NAACP, labor union claim racial inequality in BWI airport restaurant hiring

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The study found that African-American employees disproportionately work in low-wage positions at fast-food chains and in the back of airport restaurants as dishwashers and cooks

Racial disparities in the restaurant labor force of BWI Thurgood Marshall Airport are hurting African-American employees and contributing to poverty in Baltimore, according to a study released Monday by the national labor organization Unite Here.

Officials with AirMall USA, which subcontracts concessions operations at the airport for the Maryland Aviation Administration, rebutted the findings.


The study, which Unite Here produced in collaboration with the National Association for the Advancement of Colored People, found African-American employees disproportionately work in low-wage positions at fast-food chains and in the back of airport restaurants as dishwashers and cooks, while white employees tend to fill higher-paying, front-of-house jobs as bartenders and servers.

Based on a survey of 437 employees of BWI concessions contractors, the study also found 83 percent of the black employees live in Baltimore. A separate wage survey of 180 employees found a median hourly wage for nontipped workers of $8.50, which the study concluded served to "perpetuate rather than alleviate poverty" in the city.


The study specifically calls out AirMall USA for allowing racial disparities to exist, even though AirMall subcontracts BWI's concessions to independent businesses that make their own hiring decisions.

Brett Kelly, vice president of AirMall Maryland, said in a statement that the claim of racial disparities among BWI concessions employees was "simply unfounded."

"The concession program at BWI Marshall has brought new businesses to the airport, resulting in more jobs and opportunities for everyone in our region," he said. "We stand behind the merits of the program and our strong track record. To attempt to make this a race issue is careless and unsubstantiated."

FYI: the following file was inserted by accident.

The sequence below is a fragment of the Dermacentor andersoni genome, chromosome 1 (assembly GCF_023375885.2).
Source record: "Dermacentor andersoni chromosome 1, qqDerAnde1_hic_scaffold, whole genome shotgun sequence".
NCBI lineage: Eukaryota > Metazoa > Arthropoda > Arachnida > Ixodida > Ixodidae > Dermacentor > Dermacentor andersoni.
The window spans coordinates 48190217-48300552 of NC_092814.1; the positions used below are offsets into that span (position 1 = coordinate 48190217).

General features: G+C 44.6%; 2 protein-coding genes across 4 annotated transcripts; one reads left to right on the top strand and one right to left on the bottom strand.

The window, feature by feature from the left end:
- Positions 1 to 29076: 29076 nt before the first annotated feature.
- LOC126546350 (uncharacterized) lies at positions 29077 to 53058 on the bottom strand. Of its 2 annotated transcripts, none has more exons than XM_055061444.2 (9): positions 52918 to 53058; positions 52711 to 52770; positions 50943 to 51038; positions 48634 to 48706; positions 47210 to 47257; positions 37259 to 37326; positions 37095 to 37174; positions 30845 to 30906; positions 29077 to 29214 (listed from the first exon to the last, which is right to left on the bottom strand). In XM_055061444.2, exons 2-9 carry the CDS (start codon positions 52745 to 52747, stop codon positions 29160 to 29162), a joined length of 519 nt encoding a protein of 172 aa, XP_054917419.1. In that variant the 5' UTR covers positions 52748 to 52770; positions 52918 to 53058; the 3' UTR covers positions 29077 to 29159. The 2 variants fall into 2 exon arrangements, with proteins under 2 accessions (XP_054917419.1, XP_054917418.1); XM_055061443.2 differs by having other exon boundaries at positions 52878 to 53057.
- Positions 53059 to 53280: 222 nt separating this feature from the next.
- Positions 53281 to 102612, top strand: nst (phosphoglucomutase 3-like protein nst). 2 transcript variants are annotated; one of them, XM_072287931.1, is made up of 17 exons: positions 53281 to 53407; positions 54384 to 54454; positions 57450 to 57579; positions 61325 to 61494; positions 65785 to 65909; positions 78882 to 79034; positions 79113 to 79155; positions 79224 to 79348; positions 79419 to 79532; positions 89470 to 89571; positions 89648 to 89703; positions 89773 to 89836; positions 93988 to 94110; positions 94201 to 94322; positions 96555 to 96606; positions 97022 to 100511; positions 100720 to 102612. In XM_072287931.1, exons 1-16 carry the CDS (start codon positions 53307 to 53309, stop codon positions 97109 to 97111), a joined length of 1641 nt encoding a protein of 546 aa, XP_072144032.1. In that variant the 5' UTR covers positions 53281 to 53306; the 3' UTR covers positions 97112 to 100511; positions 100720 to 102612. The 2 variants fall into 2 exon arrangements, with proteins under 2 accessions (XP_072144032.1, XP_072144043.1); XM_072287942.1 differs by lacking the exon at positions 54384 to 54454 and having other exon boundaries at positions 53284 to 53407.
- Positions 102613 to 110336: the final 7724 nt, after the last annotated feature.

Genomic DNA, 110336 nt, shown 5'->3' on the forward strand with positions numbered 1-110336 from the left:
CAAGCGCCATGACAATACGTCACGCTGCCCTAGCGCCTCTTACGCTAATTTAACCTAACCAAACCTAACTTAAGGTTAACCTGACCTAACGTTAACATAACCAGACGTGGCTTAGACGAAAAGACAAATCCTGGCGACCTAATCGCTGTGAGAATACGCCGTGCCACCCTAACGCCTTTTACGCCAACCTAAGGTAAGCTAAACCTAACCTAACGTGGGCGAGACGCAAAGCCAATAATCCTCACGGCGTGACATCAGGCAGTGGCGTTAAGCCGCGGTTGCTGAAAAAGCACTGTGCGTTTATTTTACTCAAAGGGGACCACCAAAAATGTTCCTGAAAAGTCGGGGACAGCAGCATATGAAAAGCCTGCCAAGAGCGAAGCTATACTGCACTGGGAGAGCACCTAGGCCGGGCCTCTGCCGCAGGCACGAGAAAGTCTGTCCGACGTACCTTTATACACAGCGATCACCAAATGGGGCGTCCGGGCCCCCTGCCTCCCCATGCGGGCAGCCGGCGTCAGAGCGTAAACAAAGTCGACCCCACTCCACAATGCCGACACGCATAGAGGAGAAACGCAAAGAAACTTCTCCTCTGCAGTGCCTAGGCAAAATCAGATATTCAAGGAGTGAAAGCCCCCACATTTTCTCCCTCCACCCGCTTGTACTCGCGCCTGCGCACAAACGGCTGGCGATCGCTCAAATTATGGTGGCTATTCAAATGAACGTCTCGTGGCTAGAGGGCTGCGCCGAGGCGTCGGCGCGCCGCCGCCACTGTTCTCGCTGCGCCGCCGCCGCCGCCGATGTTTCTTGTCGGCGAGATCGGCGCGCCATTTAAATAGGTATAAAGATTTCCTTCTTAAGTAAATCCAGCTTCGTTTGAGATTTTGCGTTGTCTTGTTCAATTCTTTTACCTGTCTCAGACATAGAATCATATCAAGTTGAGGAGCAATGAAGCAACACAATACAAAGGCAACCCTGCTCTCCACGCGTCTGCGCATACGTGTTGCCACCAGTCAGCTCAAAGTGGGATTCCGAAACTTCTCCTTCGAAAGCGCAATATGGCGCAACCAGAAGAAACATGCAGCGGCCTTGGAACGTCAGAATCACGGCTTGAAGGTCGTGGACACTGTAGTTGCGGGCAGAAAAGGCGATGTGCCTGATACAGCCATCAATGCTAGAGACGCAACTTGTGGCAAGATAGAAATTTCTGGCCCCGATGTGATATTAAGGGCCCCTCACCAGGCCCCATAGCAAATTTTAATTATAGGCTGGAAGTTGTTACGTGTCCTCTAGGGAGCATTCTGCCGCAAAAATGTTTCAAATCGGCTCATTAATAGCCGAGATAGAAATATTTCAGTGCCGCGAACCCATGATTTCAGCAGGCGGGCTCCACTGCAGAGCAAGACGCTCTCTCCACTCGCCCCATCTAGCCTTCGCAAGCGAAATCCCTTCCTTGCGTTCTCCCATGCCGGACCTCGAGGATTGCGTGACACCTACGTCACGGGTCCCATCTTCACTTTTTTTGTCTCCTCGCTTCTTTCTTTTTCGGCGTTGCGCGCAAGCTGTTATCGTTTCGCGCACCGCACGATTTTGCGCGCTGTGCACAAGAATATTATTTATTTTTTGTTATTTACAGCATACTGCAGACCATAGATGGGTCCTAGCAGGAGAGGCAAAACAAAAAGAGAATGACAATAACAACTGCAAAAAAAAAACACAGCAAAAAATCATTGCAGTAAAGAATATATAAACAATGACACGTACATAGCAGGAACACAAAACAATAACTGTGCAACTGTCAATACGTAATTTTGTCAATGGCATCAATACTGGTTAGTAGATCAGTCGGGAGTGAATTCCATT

Last year, AirMall commissioned a wage survey that it said found its subcontractors' employees make more than similar employees who work nearby, with the average hourly food and beverage worker at BWI earning $11.62 per hour.

It cited Bureau of Labor Statistics data that showed similar workers in Anne Arundel County, where the airport is located, made an average of $8.67 per hour.

Jonathan Dean, an airport spokesman, said one of BWI's "primary objectives is to have a diverse, inclusive" concessions program that offers opportunities under the Federal Aviation Administration's Airport Disadvantaged Business Enterprise Program, which requires airports to provide business opportunities to minority companies. Such companies currently represent more than 36 percent of all concessions sales at BWI, he said.

The airport also has about 1,500 concessions employees, Dean said, more than three times the number surveyed in the Unite Here study.

Unite Here, which advocates for hospitality workers nationwide, does not represent the concessions workers it surveyed, though it has been working to help BWI employees negotiate for wage increases.


Gerald Stansbury, president of the Maryland State Conference of the NAACP and author of the study's introduction, called the findings "unconscionable" in a statement.

Stansbury said the report is meant to help in "diagnosing the problem" of racial disparity at the airport, and that the state should consider ending its contract with AirMall unless something changes.

"That this inequality should exist in a facility named in honor of Thurgood Marshall — one of this country's most influential leaders in the struggle for equal rights — makes it even more egregious," he said.